“… ensure appropriate disclosure of any external funding arrangement … where the arrangement or acceptance, if it were not disclosed but later became public, may reasonably be perceived to distort the editorial content or otherwise undermine the ABC’s independence or integrity.”
In its statement, the ABC said that “in previewing the lectures, the ABC referred to Professor Langton’s position as chair of indigenous studies at the University of Melbourne”:
“The university has its own rules on funding disclosure. The treatment of Professor Langton was no different to that applied to other respected Boyer lecturers, including … Rupert Murdoch, General Peter Cosgrove, former prime minister Bob Hawke and author Geraldine Brooks.”
The Boyers continue to feature prominently in audio and transcript form on the ABC website and were also republished last year — without disclosure — as opinion pieces in the Fairfax press.
In her first lecture called “Changing the paradigm: Mining Companies, Native Title and Aboriginal Australians”, Langton fondly recalled her experience dealing with a sympathetic manager at a Rio-owned Argyle Diamond Mine in Western Australia in the early 2000s. She said the manager:
“… became a champion for the Aboriginal people of the east Kimberley. He revolutionised the culture of the Argyle Diamond Mine by opening the doors to Aboriginal people. Today, the rate of Aboriginal employment at that mine stands at 25% of the total workforce.”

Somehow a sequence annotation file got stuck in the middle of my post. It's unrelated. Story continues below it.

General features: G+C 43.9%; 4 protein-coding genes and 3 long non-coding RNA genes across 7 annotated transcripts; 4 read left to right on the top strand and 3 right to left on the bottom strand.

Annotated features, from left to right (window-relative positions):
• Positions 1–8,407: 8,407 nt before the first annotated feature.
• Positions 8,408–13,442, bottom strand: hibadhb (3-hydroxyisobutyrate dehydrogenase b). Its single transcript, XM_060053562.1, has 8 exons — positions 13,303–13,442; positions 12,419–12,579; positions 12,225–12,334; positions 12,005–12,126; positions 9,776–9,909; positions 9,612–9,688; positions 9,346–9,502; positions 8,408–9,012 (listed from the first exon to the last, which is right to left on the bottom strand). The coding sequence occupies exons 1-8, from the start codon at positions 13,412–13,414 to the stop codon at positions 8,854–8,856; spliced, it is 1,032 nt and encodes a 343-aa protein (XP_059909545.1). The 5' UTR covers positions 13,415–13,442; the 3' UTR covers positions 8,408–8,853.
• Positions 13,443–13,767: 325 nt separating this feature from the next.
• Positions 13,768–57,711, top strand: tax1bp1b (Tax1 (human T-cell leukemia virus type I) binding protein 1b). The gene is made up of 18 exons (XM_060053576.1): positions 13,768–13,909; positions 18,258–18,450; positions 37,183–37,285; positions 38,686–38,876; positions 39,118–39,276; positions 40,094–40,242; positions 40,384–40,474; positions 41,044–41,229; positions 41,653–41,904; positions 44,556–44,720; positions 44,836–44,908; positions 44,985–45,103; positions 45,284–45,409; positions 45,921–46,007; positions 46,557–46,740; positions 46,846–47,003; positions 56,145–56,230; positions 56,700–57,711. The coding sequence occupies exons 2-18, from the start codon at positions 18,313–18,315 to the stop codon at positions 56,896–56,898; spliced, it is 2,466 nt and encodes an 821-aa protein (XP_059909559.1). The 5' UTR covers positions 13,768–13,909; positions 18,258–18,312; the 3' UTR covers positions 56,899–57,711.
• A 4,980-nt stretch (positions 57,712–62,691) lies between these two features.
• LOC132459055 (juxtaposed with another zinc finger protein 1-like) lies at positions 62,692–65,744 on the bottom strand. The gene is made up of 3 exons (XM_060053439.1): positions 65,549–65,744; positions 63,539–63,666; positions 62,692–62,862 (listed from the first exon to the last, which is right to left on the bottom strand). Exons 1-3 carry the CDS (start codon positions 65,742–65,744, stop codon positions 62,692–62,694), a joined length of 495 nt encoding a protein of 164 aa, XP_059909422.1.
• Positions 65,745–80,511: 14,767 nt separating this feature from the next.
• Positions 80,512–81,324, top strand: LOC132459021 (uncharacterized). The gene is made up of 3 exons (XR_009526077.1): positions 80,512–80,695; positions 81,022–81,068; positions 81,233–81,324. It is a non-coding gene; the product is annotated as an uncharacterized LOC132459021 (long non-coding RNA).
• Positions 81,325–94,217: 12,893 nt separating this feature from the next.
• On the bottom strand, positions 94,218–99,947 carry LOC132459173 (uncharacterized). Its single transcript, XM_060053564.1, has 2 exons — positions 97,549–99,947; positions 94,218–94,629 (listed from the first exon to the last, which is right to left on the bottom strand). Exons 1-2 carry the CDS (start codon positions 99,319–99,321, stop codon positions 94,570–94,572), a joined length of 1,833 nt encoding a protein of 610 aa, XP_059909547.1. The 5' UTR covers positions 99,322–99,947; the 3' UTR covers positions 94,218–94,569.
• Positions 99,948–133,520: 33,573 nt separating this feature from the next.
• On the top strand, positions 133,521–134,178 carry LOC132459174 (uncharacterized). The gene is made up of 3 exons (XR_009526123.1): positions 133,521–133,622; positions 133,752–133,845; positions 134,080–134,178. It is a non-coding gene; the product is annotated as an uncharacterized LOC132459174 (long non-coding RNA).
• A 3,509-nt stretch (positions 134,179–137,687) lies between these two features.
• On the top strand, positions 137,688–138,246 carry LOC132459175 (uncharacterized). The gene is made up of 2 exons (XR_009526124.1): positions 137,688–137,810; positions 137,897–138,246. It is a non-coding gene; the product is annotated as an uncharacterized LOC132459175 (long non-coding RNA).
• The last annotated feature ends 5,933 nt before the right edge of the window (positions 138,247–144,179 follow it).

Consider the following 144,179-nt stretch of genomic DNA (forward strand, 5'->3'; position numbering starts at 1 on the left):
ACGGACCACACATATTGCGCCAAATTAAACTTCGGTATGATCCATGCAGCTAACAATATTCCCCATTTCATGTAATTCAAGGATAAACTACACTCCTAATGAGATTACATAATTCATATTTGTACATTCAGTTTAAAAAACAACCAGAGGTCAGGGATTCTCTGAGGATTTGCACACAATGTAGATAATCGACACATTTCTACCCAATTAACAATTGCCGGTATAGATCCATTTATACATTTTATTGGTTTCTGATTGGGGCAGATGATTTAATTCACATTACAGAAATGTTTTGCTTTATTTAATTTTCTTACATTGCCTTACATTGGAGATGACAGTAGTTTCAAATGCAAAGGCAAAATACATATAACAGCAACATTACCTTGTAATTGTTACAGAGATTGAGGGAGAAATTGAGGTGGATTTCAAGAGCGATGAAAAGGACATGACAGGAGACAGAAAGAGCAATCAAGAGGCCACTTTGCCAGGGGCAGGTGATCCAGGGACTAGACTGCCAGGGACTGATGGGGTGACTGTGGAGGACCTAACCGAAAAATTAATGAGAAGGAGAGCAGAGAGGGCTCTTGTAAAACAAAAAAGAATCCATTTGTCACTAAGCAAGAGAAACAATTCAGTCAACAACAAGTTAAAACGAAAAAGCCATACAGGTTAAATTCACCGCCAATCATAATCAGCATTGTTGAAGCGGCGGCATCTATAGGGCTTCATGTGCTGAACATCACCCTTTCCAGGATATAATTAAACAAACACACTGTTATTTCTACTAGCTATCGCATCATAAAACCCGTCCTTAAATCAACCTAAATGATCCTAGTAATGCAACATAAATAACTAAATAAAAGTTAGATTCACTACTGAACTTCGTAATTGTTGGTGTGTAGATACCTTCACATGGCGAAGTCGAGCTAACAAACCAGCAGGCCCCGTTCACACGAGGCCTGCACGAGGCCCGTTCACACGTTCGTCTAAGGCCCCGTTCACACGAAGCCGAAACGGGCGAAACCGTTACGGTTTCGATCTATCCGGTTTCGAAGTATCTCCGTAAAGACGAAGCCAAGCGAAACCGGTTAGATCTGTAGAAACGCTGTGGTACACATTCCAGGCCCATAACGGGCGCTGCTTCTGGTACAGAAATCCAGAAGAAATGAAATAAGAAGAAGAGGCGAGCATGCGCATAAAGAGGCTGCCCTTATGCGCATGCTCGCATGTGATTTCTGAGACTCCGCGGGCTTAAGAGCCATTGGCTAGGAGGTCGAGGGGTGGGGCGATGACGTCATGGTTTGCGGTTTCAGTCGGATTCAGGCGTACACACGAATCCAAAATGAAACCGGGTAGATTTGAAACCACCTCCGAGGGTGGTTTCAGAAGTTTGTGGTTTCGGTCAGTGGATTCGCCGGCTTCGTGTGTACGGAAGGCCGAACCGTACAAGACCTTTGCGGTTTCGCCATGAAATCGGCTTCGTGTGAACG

Despite the industry’s historical intransigence, Langton said Rio and Woodside had recently done stellar work in the outback, offering indigenous entrepreneurs “unprecedented opportunities to tender for contracts”:
“In the last decade, mining companies and ancillary services have employed Aboriginal people and Torres Strait Islanders in larger numbers than ever before in Australian history. Some mining companies, for example Rio Tinto Ltd, Fortescue Metals Group and BHP Billiton, have developed recruitment and other labour force strategies in the last few years that have contributed to creating the largest Australian Indigenous industrial workforce ever …
“Mid last year, in the Pilbara alone, Rio Tinto Iron Ore had over 1000 indigenous employees and Fortescue more than 300. As proportions of the total workforce in both these companies, about 8% of the employees are indigenous. Nationally, Rio Tinto had about 1500 indigenous employees and is the largest private sector employer of indigenous people …
“Rio Tinto Iron Ore has provided literacy and numeracy programs, family and community support programs and mentoring of indigenous employees. These have all been critical to increasing indigenous employment.”